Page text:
• …dead chickens, debris and swimming pigs…
  • The clocks in Bathside had stopped at 12.20am
  • Down the road, a boy was hanging out of a bedroom window with a piece of string and a bent pin on a stick, shouting to all and sundry that he wasn’t catching many fish.
  • The pigs were swimming well until caught up in debris. Their shrieks I shall always hear. Suddenly, a convoy of coffins surrounded us, from the undertaker’s yard beside the railway line.
  • Through a window into the Aynsley house, they saw that the table, which had been laid for breakfast, had floated almost up to the ceiling. When Mrs Aynsley returned to her otherwise ruined home, she found that the table had settled down again ‘with all the china and cutlery in perfect order
  • They were taken to the Empire Cinema, Dovercourt – a temporary mortuary.
  • Flood relief donations arrived from across the country and from abroad. Canada sent carpets, Ethiopia sent coffee, children from Kuwait sent toys, a school in Blackpool collected £10 for the children of Canvey, and pictured is one of the twenty houses Norway sent to Harwich.
  • Morocco Café, which stood on a small area of higher ground on the corner of Beach Road and Garden Road, was commandeered by the police for the purpose. Radiators were put on, blankets borrowed and food and drinks organised for the survivors. Frantic and heartrending calls could be heard, from people trapped nearby, but safe in the café the ‘Morocco team’ were also trapped on their island.
  • one woman who had a parcel tucked in her blouse, which fell out when they beached. It contained £2,000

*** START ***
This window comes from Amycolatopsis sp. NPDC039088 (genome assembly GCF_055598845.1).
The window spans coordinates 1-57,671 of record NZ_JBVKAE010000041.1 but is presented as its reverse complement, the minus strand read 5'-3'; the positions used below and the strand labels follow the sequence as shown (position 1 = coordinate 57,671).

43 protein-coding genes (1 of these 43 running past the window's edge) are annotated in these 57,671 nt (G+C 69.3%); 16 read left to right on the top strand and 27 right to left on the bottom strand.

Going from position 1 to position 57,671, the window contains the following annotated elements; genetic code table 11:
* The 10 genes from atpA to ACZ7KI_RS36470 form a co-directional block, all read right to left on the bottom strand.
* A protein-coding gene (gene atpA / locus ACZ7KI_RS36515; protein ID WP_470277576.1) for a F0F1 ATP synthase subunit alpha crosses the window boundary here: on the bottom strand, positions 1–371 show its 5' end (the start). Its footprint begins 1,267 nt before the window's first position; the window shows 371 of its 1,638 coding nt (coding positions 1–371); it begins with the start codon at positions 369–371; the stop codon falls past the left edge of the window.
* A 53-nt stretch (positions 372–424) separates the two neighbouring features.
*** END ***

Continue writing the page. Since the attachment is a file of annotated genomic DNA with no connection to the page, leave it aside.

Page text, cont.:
• The water was full of hidden obstacles and live with electricity; petrol was leaking from the garage, and people were lighting matches to show their positions, apparently unaware of the danger.
  • Then our bungalow floated off its base and started to move. By the afternoon there was still no sign of any rescuers and the house was still moving
  • A week later, the family went back to the house and found the upturned table still afloat and on the table their dog, which they had assumed had drowned, still guarding the house.
  • Many elderly persons coped well with the loss of their homes and almost all their possessions, but grieved over their lost spectacles and false teeth. One old man had even watched helplessly as his wooden leg floated out of the window. His leg was recovered later and dried out in an airing cupboard in Oulton Hall Hotel, where he was housed.
  • But the elderly couple, unperturbed, refused to leave until the press photographer arrived to take a snap of them as they climbed out of the bedroom window.